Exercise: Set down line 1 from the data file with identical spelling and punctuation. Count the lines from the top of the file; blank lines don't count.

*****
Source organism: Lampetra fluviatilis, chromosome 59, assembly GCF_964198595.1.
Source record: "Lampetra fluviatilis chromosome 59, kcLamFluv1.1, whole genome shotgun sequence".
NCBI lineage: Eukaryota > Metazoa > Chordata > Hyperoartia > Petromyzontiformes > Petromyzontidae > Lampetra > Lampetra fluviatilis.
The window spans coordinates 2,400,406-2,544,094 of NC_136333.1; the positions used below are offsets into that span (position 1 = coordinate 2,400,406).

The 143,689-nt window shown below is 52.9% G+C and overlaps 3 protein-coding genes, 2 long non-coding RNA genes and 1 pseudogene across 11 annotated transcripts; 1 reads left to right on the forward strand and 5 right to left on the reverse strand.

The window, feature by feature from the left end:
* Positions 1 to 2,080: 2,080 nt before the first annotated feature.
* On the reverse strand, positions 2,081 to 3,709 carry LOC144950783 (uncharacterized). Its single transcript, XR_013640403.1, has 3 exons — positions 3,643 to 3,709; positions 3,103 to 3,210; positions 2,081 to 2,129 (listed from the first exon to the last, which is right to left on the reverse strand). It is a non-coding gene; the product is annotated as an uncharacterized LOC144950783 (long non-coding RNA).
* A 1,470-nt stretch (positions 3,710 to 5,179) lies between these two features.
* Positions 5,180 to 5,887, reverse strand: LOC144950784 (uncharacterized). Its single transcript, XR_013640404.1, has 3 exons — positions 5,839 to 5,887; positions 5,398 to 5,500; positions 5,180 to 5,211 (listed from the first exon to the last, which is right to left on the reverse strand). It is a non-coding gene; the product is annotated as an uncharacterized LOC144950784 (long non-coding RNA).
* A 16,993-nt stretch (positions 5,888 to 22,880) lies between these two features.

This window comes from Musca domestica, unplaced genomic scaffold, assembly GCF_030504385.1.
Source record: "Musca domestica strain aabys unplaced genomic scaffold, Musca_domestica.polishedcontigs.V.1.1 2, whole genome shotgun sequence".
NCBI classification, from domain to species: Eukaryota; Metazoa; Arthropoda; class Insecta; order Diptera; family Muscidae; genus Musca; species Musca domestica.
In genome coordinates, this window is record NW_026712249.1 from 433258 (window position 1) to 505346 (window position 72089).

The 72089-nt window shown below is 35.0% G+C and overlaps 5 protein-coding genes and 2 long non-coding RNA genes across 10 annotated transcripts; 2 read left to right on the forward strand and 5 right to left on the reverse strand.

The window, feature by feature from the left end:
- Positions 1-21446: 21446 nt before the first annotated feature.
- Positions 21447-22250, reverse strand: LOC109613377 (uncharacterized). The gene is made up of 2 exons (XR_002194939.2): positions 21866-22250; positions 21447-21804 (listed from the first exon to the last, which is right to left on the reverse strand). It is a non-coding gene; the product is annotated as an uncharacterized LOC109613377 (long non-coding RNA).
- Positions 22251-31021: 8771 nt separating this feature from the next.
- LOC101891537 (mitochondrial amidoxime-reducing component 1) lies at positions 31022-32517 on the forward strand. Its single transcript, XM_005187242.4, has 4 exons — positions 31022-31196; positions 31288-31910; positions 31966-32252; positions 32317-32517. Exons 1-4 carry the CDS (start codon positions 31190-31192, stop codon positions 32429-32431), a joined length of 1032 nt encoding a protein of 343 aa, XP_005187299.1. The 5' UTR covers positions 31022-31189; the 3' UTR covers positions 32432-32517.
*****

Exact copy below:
Source organism: Lampetra fluviatilis, chromosome 59, assembly GCF_964198595.1.